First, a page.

Statements against penal interest have long been considered reliable enough for use at trial under the Federal Rules of Evidence, see Fed. R. Evid. 804(b)(3), so we cannot say that they are too unreliable for use at sentencing when the Federal Rules do not apply. Furthermore, the statements do not stand alone; they are corroborated by police reports and Carroll's own interview with the licensee of the Merrillville store. Finally, there has been no indication nor even an assertion at sentencing or on appeal that the hearsay was in any way inaccurate or misleading. Therefore, it was not plain error to allow Carroll to testify based on this information.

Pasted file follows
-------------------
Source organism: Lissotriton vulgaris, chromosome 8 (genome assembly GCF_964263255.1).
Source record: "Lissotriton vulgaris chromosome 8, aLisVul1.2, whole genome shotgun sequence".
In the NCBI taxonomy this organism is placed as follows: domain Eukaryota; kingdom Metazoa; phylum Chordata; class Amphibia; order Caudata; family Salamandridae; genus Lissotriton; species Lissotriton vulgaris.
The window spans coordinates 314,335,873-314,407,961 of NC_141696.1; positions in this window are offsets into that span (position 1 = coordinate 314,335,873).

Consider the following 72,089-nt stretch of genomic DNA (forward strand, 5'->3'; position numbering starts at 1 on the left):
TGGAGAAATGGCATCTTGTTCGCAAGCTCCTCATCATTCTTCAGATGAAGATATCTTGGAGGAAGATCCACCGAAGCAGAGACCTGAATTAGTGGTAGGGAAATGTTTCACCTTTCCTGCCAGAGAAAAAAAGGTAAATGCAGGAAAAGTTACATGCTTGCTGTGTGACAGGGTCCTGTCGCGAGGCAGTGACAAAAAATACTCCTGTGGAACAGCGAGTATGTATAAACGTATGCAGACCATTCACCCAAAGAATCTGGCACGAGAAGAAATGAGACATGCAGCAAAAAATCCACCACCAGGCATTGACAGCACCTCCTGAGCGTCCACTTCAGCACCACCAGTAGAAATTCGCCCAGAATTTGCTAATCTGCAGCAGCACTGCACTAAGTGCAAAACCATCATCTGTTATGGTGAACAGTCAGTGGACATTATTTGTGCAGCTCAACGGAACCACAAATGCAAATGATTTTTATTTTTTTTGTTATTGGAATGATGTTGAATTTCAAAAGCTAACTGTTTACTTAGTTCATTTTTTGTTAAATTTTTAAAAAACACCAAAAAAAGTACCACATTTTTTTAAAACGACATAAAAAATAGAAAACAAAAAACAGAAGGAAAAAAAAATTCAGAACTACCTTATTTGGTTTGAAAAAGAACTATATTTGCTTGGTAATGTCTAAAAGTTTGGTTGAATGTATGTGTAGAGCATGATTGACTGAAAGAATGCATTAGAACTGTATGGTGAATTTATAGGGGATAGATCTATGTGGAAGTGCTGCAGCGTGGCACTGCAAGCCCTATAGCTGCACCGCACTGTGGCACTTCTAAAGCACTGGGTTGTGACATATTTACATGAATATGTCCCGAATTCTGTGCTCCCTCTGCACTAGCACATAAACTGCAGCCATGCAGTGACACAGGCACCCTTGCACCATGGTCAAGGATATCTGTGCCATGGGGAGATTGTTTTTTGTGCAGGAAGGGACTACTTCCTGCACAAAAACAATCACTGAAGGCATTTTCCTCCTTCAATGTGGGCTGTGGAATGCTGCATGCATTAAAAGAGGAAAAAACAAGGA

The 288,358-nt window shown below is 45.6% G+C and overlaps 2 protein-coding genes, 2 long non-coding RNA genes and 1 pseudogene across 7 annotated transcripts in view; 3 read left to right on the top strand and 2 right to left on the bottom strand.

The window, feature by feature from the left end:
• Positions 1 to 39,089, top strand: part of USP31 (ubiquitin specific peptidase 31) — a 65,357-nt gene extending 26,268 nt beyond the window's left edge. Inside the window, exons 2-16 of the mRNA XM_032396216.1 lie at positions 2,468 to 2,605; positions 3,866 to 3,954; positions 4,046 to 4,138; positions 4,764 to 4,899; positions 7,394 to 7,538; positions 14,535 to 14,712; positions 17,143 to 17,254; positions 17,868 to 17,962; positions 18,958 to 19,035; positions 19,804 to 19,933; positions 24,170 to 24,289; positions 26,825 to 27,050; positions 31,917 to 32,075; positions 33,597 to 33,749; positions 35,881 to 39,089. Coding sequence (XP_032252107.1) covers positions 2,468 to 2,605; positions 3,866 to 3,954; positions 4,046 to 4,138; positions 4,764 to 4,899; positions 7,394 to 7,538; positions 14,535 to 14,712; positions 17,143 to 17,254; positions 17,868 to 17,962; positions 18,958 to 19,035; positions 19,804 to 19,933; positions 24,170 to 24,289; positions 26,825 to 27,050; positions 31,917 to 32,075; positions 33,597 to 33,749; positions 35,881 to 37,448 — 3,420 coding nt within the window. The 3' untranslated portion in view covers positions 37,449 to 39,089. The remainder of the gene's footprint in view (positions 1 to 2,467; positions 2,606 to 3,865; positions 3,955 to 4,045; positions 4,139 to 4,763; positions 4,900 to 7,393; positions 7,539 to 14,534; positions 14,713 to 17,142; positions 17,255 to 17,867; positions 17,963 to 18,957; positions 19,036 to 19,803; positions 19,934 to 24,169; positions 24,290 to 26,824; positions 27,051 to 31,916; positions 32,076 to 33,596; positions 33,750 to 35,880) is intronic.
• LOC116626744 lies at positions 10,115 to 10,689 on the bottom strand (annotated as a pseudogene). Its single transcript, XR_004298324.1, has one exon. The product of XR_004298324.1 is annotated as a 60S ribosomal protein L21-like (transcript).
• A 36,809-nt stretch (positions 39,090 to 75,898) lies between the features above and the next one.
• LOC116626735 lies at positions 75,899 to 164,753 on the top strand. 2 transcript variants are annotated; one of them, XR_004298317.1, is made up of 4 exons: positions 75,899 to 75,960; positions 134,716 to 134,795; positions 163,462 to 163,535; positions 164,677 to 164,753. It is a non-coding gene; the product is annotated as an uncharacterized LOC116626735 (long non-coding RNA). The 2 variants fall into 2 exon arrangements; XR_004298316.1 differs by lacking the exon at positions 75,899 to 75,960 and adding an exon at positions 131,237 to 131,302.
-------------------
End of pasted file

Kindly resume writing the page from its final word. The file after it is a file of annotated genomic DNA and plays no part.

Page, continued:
Noble also argues that enhancing his sentence based on three different specific offense elements constituted "impermissible double counting." Noble received sentence enhancements pursuant to U.S.S.G. sec.sec. 2K2.1(b)(1), 2K2.1 (b)(4) and 2K2.1(b)(5). This section requires enhancements for intending to steal fifty or more firearms, possessing firearms with stolen serial numbers and using a firearm in connection with another offense, respectively. As the government correctly notes, the Guidelines indicate that enhancements for specific offense characteristics "are cumulative (added together) unless the guideline specifies that only the greater (or greatest) is to be used." U.S.S.G. sec. 1B1.2 application note 4. Nothing in sec. 2K2.1 suggests that only the greatest of the three enhancements should be used, and this court can see no reason why that would be so. The facts supporting each adjustment are not the same, and impermissible double counting exists only when two enhancements are premised on "identical facts." See United States v. Haines, 32 F.3d 290, 293 (7th Cir. 1994). Here the facts relate to Noble's intent to steal a certain number of firearms, possession of (different) firearms that had stolen serial numbers and using a (still different) weapon in connection with the offense. This reflects three different descriptions of different offense conduct, not a different description of the same offense conduct.